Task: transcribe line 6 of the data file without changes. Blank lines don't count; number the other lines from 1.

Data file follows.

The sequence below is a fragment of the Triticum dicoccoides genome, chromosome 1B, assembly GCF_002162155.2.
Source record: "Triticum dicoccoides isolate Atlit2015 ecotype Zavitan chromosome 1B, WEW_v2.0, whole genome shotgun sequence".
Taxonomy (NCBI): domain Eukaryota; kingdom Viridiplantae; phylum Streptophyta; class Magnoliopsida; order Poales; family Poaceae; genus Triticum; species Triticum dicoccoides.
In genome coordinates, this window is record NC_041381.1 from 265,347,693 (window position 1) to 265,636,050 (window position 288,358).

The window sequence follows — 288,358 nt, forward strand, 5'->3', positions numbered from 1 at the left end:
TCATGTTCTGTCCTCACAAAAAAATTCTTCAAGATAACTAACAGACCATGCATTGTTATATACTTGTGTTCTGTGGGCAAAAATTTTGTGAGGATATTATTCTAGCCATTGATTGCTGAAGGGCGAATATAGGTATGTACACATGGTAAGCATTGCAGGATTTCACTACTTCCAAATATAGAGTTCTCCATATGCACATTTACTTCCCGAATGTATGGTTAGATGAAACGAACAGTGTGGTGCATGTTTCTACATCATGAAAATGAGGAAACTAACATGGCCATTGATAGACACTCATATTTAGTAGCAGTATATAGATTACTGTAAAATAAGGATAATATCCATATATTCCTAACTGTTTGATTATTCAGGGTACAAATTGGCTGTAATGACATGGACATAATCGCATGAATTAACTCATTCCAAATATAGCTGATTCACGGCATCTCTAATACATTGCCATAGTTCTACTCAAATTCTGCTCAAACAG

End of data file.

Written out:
TCATGTTCTGTCCTCACAAAAAAATTCTTCAAGATAACTAACAGACCATGCATTGTTATATACTTGTGTTCTGTGGGCAAAAATTTTGTGAGGATATTATTCTAGCCATTGATTGCTGAAGGGCGAATATAGGTATGTACACATGGTAAGCATTGCAGGATTTCACTACTTCCAAATATAGAGTTCTCCATATGCACATTTACTTCCCGAATGTATGGTTAGATGAAACGAACAGTGTGGTGCATGTTTCTACATCATGAAAATGAGGAAACTAACATGGCCATTGATAGACACTCATATTTAGTAGCAGTATATAGATTACTGTAAAATAAGGATAATATCCATATATTCCTAACTGTTTGATTATTCAGGGTACAAATTGGCTGTAATGACATGGACATAATCGCATGAATTAACTCATTCCAAATATAGCTGATTCACGGCATCTCTAATACATTGCCATAGTTCTACTCAAATTCTGCTCAAACAG